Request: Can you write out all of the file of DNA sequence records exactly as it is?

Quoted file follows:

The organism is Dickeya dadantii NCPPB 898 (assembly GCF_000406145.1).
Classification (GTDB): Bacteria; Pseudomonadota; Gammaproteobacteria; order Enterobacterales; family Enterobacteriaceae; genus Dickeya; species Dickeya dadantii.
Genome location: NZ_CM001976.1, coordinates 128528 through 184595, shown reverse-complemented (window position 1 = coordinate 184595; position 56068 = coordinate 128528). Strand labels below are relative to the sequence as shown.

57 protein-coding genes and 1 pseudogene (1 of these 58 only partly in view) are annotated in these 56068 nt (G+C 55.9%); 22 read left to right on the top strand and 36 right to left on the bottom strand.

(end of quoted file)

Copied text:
The organism is Dickeya dadantii NCPPB 898 (assembly GCF_000406145.1).
Classification (GTDB): Bacteria; Pseudomonadota; Gammaproteobacteria; order Enterobacterales; family Enterobacteriaceae; genus Dickeya; species Dickeya dadantii.
Genome location: NZ_CM001976.1, coordinates 128528 through 184595, shown reverse-complemented (window position 1 = coordinate 184595; position 56068 = coordinate 128528). Strand labels below are relative to the sequence as shown.

57 protein-coding genes and 1 pseudogene (1 of these 58 only partly in view) are annotated in these 56068 nt (G+C 55.9%); 22 read left to right on the top strand and 36 right to left on the bottom strand.